New 2nd generation vaccine includes 2 Covid proteins for broader immune response
University of Cape Town (UCT) researchers are expected to start a phase one clinical trial of the Covid-19 vaccine candidate, hAd5 T-cell, later this month explains John Maytham.
Professor Graeme Meintjes of the Department of Medicine at UCT and a co-investigator on the trial talks to John about the research.
Meintjies explains what makes this vaccine different from others such as the Johnson&Johnson, AstraZeneca, and others that have come through clinical trials and are now being rolled out across the world.
This is a second-generation vaccine, and most of the vaccines we have been hearing about have one protein target.Professor Graeme Meintjies, Co-investigator - Dept of Medicine, UCT
In those examples, one protein is taken from the SARS-CoV-2 virus and includes it in the vaccine and exposes the immune system to that, he explains.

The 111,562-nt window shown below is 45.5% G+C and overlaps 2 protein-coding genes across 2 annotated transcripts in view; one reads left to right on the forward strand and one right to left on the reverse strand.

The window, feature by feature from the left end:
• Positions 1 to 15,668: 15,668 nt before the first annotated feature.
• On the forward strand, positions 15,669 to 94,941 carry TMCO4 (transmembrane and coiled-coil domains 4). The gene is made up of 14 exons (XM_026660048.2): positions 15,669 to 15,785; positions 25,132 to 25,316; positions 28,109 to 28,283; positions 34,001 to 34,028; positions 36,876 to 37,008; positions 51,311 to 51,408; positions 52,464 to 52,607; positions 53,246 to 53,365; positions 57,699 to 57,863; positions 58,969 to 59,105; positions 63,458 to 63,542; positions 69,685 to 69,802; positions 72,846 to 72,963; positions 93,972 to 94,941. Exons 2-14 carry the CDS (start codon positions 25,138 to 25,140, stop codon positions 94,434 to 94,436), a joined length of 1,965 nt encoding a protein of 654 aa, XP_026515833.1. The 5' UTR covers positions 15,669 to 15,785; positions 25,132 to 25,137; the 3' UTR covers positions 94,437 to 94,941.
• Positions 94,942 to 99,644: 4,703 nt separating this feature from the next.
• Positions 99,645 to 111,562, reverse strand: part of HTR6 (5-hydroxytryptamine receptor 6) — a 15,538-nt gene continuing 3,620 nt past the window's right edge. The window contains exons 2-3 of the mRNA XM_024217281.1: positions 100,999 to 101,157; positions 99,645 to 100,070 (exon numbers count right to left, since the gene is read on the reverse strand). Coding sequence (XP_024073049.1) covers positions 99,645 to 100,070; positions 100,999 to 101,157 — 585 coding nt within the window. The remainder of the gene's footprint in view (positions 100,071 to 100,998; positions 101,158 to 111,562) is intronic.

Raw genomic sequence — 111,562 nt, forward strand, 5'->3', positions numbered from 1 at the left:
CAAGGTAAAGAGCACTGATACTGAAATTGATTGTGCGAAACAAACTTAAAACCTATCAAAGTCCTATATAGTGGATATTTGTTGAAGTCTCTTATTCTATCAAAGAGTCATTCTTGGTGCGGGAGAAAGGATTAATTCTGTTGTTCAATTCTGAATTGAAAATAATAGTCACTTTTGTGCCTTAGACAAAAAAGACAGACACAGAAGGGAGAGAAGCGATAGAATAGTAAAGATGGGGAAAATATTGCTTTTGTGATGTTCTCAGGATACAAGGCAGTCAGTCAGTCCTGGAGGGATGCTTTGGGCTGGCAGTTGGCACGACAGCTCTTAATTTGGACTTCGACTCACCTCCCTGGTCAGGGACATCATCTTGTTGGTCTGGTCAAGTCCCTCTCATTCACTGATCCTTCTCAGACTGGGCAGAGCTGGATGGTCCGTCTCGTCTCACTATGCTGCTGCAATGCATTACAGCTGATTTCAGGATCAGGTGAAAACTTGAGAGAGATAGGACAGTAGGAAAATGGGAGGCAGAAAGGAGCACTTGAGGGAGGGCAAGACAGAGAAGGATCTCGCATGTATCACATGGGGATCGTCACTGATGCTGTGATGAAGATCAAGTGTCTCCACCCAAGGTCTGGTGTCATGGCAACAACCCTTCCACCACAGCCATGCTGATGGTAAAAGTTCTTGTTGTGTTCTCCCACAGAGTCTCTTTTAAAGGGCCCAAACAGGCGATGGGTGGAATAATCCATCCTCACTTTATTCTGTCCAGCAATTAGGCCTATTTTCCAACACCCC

In this vaccine, there are two proteins from the Covid virus, so by including two proteins you are getting a broader immune response. So, it is not just the spiked protein - it is the spiked protein plus the nucleocapsid protein, the protein found inside the virus.Professor Graeme Meintjies, Co-investigator - Dept of Medicine, UCT
Why were both proteins not targeted in the original vaccine research, asks John?
Meintjies says he suspects it was the need for speed to get the vaccine ready, and also the virus has mutated faster than anticipated.
Listen to the interview in the audio below:
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